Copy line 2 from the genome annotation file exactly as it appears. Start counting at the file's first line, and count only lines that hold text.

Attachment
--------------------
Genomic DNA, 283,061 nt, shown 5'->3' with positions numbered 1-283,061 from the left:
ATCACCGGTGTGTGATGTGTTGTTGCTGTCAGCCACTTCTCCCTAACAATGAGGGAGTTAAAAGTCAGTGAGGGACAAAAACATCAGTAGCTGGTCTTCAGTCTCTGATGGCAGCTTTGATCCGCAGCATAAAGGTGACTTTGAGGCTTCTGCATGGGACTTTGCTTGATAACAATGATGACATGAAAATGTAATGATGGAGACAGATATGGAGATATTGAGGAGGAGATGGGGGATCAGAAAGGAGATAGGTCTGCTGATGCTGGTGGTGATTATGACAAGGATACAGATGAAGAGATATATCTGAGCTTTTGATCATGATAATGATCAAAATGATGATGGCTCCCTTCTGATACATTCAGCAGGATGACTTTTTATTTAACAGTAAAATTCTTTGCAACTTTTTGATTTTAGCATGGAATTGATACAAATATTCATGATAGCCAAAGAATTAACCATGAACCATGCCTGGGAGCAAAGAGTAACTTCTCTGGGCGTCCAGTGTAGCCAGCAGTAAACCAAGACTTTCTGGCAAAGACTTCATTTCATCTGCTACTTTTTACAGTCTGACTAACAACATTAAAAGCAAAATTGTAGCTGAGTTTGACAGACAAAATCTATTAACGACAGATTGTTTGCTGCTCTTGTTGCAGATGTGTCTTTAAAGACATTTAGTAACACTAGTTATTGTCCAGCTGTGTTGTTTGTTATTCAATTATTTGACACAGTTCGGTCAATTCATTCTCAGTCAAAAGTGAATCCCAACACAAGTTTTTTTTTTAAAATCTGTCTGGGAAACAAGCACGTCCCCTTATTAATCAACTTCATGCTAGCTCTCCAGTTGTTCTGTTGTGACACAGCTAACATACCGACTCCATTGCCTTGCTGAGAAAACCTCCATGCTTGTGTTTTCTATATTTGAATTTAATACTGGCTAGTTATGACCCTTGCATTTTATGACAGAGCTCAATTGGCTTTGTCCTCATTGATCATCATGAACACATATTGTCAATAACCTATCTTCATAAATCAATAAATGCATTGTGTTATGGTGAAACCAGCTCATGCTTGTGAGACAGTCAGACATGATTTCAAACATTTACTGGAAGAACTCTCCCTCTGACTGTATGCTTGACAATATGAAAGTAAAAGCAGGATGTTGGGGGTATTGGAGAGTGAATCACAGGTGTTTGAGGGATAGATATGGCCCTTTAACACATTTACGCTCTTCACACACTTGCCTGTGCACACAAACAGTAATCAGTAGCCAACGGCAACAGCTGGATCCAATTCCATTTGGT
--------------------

ATCACCGGTGTGTGATGTGTTGTTGCTGTCAGCCACTTCTCCCTAACAATGAGGGAGTTAAAAGTCAGTGAGGGACAAAAACATCAGTAGCTGGTCTTCAGTCTCTGATGGCAGCTTTGATCCGCAGCATAAAGGTGACTTTGAGGCTTCTGCATGGGACTTTGCTTGATAACAATGATGACATGAAAATGTAATGATGGAGACAGATATGGAGATATTGAGGAGGAGATGGGGGATCAGAAAGGAGATAGGTCTGCTGATGCTGGTGGTGATTATGACAAGGATACAGATGAAGAGATATATCTGAGCTTTTGATCATGATAATGATCAAAATGATGATGGCTCCCTTCTGATACATTCAGCAGGATGACTTTTTATTTAACAGTAAAATTCTTTGCAACTTTTTGATTTTAGCATGGAATTGATACAAATATTCATGATAGCCAAAGAATTAACCATGAACCATGCCTGGGAGCAAAGAGTAACTTCTCTGGGCGTCCAGTGTAGCCAGCAGTAAACCAAGACTTTCTGGCAAAGACTTCATTTCATCTGCTACTTTTTACAGTCTGACTAACAACATTAAAAGCAAAATTGTAGCTGAGTTTGACAGACAAAATCTATTAACGACAGATTGTTTGCTGCTCTTGTTGCAGATGTGTCTTTAAAGACATTTAGTAACACTAGTTATTGTCCAGCTGTGTTGTTTGTTATTCAATTATTTGACACAGTTCGGTCAATTCATTCTCAGTCAAAAGTGAATCCCAACACAAGTTTTTTTTTTAAAATCTGTCTGGGAAACAAGCACGTCCCCTTATTAATCAACTTCATGCTAGCTCTCCAGTTGTTCTGTTGTGACACAGCTAACATACCGACTCCATTGCCTTGCTGAGAAAACCTCCATGCTTGTGTTTTCTATATTTGAATTTAATACTGGCTAGTTATGACCCTTGCATTTTATGACAGAGCTCAATTGGCTTTGTCCTCATTGATCATCATGAACACATATTGTCAATAACCTATCTTCATAAATCAATAAATGCATTGTGTTATGGTGAAACCAGCTCATGCTTGTGAGACAGTCAGACATGATTTCAAACATTTACTGGAAGAACTCTCCCTCTGACTGTATGCTTGACAATATGAAAGTAAAAGCAGGATGTTGGGGGTATTGGAGAGTGAATCACAGGTGTTTGAGGGATAGATATGGCCCTTTAACACATTTACGCTCTTCACACACTTGCCTGTGCACACAAACAGTAATCAGTAGCCAACGGCAACAGCTGGATCCAATTCCATTTGGT